Sunday, October 25, 2009

Chet Atkin's Wife Leona Passes

Parts of this post are from the Cincinnati Enquirer and Nashville Tennessean

Chet Atkins is my favorite guitar player. And though he passed away eight years ago, I am still learning guitar from listening to his recordings and as of late watching his performances on Youtube. Chet's wife passed away earlier this week.

Leona Atkins was 85 and had been ill for some time.

The list of her pallbearers and honorary pallbearers for Leona Johnson Atkins certainly shows she and her family were highly respected and loved by the Country Music Community. Helping carry the former singer were Vince Gill, the Everly Brothers and Ray Stevens.

Mrs. Atkins was born Leona Johnson in Williamsburg Ohio in 1924 and grew up in Clermont County. She met her husband, guitar legend, fiddle player, record producer and industry executive Chet Atkins, while performing on WLW radio. She and her sister were called "Fern and LaVern" on the show. Leona was LaVern and sister Lois was Fern.

She used to tell the story of how she and her husband met at WLW on the stations program, Boone County Jamboree. She felt sorry for him as he sat, alone, practicing so much, so she decided to befriend him. She gave up her career after they married in 1946. As an aside, Leona's sister met and married another WLW musician from that same era, mandolin player Kenneth Burns. Burns was Jethro of the country comedy duo, Homer and Jethro.

In her days with Bill McCluskey's road show, she talked about how much traveling they did and how long those days were. They traveled to shows throughout the Midwest almost every night of the week, but had to be back in Cincinnati each morning for the WLW show. They often drove all night in their Studebaker bus, singing along the way.

"Her family, and her and her sister, Lois, did a lot of county fairs around the area," said Mike Martini, a local broadcast historian who sat at her kitchen table in Nashville three or four years ago to do an oral history interview. "They just loved to perform."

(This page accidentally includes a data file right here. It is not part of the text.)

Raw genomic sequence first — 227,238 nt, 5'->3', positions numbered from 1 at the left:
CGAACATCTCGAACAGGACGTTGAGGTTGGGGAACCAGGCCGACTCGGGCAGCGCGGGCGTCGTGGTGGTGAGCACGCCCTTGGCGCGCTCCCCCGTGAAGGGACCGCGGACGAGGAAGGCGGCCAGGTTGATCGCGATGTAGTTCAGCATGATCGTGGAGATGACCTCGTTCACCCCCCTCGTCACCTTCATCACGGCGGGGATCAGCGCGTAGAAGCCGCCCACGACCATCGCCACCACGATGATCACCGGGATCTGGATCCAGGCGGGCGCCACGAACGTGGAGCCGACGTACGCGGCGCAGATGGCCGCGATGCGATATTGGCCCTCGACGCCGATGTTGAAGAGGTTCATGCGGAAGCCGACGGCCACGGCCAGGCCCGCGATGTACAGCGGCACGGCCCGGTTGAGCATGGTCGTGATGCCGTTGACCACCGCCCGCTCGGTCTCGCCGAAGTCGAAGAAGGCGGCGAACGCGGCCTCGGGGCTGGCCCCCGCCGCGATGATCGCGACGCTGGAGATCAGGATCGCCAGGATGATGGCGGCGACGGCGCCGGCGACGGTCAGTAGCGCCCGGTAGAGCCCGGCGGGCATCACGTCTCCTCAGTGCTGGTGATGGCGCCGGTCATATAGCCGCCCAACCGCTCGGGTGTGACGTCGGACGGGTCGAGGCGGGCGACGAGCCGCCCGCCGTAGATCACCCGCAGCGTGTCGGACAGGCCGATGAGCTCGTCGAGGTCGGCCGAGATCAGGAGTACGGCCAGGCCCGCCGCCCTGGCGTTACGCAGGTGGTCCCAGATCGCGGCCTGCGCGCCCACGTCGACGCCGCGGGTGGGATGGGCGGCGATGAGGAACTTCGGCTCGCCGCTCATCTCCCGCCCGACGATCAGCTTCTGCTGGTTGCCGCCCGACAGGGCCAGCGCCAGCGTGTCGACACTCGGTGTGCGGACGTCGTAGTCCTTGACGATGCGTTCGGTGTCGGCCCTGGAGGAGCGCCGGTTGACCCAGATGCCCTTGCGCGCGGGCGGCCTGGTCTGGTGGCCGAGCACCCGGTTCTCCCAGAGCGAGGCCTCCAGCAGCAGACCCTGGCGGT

Atkins allowed Martini to copy her scrapbook. She told him that if her husband were sitting with them there, he'd have a guitar in his hand and be playing while he spoke.

In an article by Vince Gill, he tells the story of visiting Mrs. Atkins after Chet's passing. Leona remained close to many of the players that Chet had befriended and taken under his wing. Leona knew how much Gill like a particular guitar in Chet's collection. It was an old Martin 00-28. Upon leaving her home she presented Gill with the guitar. He says he was stunned and so appreciative at her generousity.

She's a big part of what made Chet great," said Gill. "They were an inseparable pair: When you saw him, you saw her.

"She and Chet were a team," said recording artist Steve Wariner, a longtime friend. "She'd tell stories about the hours he'd practice, how he'd play and fall asleep with the guitar still in his lap. She'd take it out of his lap and put him to bed." I'd come over and she'd always say, 'Sing me something,' Wariner said. "And when I started having hits, there was nobody happier for me. But she had such pride in the music Chet made. She'd say, 'Nobody did it like Chester.' "

"I have always teased (Leona) about coming on the show and singing a duet with me, which she has always declined to do," wrote Garrison Keillor, host of radio show A Prairie Home Companion, on the show's Web site. "She and her sister... were a fine sister duet act, doing sentimental songs and novelty tunes, and when I came to write the screenplay for A Prairie Home Companion (the movie), it occurred to me to put a sister duet in it and name them for Leona and Lois. I sort of thought of Meryl Streep as the Leona character, so I gave my character a little wistful romance with her."

Atkins is survived by her daughter, Merle Atkins Russell, of Nashville; granddaughter Amanda Sawyer; grandson Jonathan Russell; great-grandsons Jamie and Will Sawyer; a brother, Earl Johnson, of Hamilton; and five sisters; Norma Jean Fox and Shirley Kautz, both of Dayton, Virginia Komo and Catherine Smith, both of Milford; and Florence Ritchey of Mt. Orab.

1 comment:

Raizor's Edge said...

Jethro and Chet shared a room at the YMCA in early 1946. (As Homer was married, he had a house with his wife and son.) They had known each other since Chet hung around the WNOX studios in Knoxville in the late 1930s where Homer & Jethro worked. Lois Burns, Leona's twin sister, passed away from diabetes in April 1989, two months after Jethro's death from prostate cancer.